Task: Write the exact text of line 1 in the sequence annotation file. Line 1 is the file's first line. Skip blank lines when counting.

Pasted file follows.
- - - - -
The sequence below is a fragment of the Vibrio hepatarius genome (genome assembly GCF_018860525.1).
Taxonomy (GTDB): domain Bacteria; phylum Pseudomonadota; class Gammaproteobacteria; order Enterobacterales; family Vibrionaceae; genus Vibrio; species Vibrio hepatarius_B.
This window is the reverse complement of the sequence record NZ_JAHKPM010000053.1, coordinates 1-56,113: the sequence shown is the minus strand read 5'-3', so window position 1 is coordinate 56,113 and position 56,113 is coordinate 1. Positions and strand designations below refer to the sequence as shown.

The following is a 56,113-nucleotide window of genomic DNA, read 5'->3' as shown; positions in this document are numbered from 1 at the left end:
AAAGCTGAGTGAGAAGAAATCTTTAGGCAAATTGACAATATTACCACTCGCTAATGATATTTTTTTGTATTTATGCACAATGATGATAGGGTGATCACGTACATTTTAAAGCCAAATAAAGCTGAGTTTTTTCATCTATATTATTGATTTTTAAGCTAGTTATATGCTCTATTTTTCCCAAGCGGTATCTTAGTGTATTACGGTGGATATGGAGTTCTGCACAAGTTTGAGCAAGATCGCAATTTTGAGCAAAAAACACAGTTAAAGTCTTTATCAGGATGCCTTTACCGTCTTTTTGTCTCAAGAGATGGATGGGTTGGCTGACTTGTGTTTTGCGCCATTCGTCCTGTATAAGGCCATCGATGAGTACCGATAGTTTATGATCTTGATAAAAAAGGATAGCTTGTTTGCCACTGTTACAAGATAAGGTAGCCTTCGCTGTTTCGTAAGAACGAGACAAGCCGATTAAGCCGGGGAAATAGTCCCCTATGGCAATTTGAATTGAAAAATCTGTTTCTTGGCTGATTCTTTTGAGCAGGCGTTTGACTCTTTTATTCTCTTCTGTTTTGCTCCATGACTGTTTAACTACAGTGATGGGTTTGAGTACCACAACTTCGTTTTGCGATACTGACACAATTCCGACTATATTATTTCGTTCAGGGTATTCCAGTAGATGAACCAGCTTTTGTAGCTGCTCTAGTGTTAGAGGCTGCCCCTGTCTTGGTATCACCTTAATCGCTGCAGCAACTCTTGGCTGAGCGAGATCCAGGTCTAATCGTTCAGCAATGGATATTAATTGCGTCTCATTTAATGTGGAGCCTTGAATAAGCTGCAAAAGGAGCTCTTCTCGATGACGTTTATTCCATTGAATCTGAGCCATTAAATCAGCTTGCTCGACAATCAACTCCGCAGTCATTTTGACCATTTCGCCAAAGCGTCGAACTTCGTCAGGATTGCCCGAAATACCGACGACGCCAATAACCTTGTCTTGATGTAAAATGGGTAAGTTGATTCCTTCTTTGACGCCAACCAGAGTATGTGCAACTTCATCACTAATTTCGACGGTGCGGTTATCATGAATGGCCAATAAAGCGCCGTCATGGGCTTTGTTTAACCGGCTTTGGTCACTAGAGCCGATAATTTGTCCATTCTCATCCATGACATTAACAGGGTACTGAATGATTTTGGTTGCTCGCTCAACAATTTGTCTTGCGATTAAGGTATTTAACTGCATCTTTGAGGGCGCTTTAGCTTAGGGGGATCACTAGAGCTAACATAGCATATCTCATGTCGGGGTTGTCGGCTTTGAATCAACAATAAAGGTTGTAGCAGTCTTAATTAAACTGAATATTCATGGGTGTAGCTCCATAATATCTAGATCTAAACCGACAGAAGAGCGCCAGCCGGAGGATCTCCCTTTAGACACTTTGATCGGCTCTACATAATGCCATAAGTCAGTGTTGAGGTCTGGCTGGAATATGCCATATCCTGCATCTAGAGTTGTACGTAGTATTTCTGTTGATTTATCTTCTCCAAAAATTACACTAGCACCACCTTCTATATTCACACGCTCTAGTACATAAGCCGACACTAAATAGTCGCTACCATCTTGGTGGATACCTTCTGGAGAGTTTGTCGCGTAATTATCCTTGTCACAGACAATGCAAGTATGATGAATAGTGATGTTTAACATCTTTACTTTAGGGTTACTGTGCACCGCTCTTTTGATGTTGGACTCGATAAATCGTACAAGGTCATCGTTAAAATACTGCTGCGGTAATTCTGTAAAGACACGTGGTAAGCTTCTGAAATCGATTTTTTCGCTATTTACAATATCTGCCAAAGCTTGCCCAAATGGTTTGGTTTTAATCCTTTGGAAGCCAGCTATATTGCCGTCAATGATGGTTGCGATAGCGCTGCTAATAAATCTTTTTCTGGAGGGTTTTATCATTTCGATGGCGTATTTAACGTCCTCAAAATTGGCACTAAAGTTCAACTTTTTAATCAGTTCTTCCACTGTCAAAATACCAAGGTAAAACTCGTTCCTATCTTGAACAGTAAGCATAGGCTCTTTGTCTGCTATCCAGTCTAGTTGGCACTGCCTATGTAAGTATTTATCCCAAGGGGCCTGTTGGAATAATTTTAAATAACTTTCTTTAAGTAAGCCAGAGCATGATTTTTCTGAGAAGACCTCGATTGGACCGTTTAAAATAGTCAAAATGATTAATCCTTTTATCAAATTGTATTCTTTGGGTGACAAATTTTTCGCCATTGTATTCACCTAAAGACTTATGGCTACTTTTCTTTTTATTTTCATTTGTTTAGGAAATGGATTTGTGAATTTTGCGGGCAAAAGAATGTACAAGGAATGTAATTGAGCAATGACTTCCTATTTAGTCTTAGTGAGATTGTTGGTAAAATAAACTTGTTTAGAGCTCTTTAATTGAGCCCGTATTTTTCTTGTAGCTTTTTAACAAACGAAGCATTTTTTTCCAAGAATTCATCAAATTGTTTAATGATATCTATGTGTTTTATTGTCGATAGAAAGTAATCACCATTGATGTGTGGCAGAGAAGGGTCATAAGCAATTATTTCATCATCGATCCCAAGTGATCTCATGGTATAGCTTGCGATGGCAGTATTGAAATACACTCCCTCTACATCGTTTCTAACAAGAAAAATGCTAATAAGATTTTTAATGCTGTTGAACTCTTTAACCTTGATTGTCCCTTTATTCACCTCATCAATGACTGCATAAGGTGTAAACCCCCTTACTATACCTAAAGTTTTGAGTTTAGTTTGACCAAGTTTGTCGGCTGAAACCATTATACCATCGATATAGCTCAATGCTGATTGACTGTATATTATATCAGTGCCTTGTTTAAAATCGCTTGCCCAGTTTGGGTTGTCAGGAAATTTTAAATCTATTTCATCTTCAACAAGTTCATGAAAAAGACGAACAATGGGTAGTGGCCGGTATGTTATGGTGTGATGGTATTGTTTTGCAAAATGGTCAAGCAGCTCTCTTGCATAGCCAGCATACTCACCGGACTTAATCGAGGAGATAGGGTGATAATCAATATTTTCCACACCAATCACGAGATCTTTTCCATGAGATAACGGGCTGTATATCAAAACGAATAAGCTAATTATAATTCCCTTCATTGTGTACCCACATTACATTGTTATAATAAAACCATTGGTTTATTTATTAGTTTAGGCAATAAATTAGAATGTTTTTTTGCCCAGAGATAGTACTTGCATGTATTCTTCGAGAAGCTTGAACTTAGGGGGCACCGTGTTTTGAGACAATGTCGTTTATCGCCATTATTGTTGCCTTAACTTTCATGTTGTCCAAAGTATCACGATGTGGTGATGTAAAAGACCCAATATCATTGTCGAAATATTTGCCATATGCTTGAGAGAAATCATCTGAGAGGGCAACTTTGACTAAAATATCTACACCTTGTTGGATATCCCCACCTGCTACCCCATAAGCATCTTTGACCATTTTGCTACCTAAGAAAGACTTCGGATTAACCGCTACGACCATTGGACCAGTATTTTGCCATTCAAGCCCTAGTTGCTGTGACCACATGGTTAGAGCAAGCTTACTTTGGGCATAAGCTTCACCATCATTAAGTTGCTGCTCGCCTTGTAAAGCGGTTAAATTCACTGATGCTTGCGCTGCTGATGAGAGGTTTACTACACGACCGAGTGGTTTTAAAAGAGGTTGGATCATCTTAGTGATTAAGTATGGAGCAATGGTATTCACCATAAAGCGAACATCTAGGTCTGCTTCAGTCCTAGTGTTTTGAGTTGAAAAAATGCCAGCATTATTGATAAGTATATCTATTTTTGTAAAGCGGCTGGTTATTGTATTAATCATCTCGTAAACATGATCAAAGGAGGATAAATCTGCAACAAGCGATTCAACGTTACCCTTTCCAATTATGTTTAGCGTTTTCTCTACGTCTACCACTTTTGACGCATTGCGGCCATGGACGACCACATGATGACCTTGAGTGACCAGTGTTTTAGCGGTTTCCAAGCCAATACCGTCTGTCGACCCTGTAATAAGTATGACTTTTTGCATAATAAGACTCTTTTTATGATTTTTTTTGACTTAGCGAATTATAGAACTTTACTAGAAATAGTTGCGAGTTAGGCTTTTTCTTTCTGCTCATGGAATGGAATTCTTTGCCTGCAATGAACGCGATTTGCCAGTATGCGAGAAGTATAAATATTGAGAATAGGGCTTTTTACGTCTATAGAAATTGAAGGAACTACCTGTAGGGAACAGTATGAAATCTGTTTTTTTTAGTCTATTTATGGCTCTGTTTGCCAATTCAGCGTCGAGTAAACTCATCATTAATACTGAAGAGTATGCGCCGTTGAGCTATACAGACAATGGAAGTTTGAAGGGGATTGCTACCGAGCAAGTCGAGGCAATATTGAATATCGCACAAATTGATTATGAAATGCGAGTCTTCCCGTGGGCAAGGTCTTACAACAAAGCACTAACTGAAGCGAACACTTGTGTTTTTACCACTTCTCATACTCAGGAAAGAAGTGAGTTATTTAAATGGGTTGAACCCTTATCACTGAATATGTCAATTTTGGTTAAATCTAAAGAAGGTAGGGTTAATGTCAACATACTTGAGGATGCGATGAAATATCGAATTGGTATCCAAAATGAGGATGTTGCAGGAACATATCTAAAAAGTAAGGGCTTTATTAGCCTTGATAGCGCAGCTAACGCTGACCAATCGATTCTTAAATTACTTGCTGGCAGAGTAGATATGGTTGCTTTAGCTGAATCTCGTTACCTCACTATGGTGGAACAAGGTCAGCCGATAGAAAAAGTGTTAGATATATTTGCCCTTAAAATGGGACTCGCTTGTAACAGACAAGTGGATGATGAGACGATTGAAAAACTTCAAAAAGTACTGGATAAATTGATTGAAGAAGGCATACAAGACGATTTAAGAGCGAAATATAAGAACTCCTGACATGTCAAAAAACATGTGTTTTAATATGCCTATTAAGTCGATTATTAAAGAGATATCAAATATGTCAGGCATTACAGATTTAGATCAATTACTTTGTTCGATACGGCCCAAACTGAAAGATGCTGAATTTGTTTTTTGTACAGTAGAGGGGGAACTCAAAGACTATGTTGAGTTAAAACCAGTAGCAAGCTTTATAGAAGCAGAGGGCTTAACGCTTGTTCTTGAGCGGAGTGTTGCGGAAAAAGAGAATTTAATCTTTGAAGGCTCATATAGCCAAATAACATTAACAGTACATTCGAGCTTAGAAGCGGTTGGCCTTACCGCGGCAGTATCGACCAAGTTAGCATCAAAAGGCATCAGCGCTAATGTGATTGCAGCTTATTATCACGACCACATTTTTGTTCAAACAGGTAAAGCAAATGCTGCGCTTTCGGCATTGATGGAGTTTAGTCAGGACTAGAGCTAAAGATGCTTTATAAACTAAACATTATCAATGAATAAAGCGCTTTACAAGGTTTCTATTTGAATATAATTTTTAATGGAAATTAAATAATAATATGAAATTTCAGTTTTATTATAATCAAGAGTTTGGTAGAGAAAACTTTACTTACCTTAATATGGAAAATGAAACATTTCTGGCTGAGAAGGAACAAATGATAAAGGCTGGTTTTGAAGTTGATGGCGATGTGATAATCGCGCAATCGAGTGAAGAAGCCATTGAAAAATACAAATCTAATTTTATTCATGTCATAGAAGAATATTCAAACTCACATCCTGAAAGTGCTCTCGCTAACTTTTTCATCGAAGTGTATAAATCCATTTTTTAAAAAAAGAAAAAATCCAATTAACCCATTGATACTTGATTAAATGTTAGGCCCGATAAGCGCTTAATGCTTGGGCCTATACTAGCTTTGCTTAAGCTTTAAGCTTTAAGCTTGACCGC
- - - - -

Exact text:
The sequence below is a fragment of the Vibrio hepatarius genome (genome assembly GCF_018860525.1).